I despised this BMW M5 when it came out, but then I drove it and it totally won me over. You see, I had always seen the E39 M5 as the quintessential BMW M5, and in many ways I still do. But I had been defining the M5 as a driver’s car, which is only a part of what it is actually meant to be. The BMW M5 has really always been about being a four-door useable supercar. As supercars have changed over the last decade or so, the BMW M5 has changed along with them.
The F10 generation M5 you see here is the most modern idea of what a four-door supercar should be, and I must admit that it blew my mind with it’s bag-o-tricks.
It Does More of Everything Now
The original E28 BMW M5 from the 1980s was a practical 5-Series sedan with the engine from the BMW M1 Supercar stuffed under the hood. Sedan practicality with supercar levels of punch, and handling to match. Back then, refinement only really went so far, and there was a trade off between comfort and performance.
Over time, that has become less, and less the case. And now the craziest thing about the M5 is that it is basically a full-fledged luxury cruiser in addition to being a practical supercar.
Looking back to the early 2000s, the E39 M5’s era, the current 5-Series is the same size as the 7-Series was back then. If this M5 were out 10-15 years ago, it would’ve been an M7.
It’s not just the size, though. The M5 can have almost all of the same luxury features available on today’s BMW 7-Series. If it weren’t for the M-Badge and all the extra performance, the M5 would do just fine as an everyday luxury sedan.
The Amount of Performance is Astounding
If you put someone who doesn’t know about cars behind the wheel of an M5, they will think it is just a really nice everyday car… until they need to accelerate with any vigor, at which point they will shit their pants.
The performance you expect from looking at the numbers, and the performance you actually get are on two different levels. 562hp is a lot of punch, but 4,500lbs is also a lot of weight to haul around. Needless to say, I was expecting Corvette sort of speed, and the M5 delivered Lamborghini sort of speed. I had driven a Gallardo a few weeks earlier, and no joke, this M5 was just as fast — with seating for 5, and all manner of plush luxury amenities on board.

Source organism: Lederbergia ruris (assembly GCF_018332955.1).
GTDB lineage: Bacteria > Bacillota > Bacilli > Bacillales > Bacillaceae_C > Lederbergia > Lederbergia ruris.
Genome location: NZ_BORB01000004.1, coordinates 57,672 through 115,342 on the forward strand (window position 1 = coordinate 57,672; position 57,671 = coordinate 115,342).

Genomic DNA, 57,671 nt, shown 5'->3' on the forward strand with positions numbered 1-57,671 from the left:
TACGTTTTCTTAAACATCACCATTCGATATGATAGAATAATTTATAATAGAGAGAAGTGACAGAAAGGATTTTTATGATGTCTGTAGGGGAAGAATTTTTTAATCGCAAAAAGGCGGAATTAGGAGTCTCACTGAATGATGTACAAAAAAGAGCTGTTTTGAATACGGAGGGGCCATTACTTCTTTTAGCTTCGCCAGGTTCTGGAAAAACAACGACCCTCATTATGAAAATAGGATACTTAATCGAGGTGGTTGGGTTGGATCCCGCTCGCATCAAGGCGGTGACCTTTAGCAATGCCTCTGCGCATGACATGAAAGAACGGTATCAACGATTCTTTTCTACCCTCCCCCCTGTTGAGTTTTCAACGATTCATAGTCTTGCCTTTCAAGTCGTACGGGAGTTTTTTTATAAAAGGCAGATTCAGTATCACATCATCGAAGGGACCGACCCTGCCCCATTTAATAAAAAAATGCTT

Why was the M5 so much faster than I expected? Because BMW’s official horsepower claims are quite conservative. This thing might make 562hp on top of Mt. Kilimanjaro, but at sea level it’s making more like 650hp. Real world dyno tests don’t lie.
It’s Not Just Horsepower, Though
No, even despite it’s hefty weight, the F10 BMW M5 is still quite fun to throw around on a winding road. It’s steering is very lively and responsive feeling, quite surprising considering it looks like a boat.
I won’t for a second say that the M5 drives like a much smaller car, though, because it’s got nothing on a Porsche Panamera there. What the M5 does do is handle its heft very well. Like most big cars, you really need to set it up well on corner entry. But once you do it’s got plenty of grip and it stays pretty darn neutral for such a big girl as you push harder.
The M5 is definitely a competent handler, and it is definitely a lot of fun to rip some corners in. It also has some astounding braking power with the carbon-ceramics fitted… again, doing what shouldn’t be possible in a big luxurious cruiser.
I’m a purist at heart, and I love manual in most cars, but I’d take the dual-clutch gearbox every time in a big car like this. Compared to the 8 speed auto-equipped 650i I had been driving before the M5, the transmission is one of the biggest differences you can feel between them. The dual clutch just feels more direct and connected than the automatic does, and that ZF 8 speed is probably the best automatic around. The dual-clutch is just better, though, and it’s something you probably need to feel to understand.
The Hefty Weight Still Bugs Me
While BMW did a great job making the M5 handle around 4,500lbs, there is no denying that it wouldn’t be faster and better if it weighed 400-500lbs less. The current 5-Series is based on the larger 7-Series chassis, though, so this may be the best they could do within reason.
While It is Fun, the M5 Isn’t the Driver’s Car It Once Was…
Making the M5 more of a luxury car comes with some compromises in driving dynamics. The F10 M5 is certainly a fun and rapid machine, but it is not going to please the purists like older M5s will. It’s handling is competent, but it isn’t sublimely balanced like it’s predecessors.
As I said earlier, the cars have changed over the years. Supercars are now more about high technology and ease of use than driving mastery and skill. The E39 BMW M5 came to us at the end of the era of analogue driver’s cars, and it will probably represent the pinnacle of its lineage from a purist’s point of view.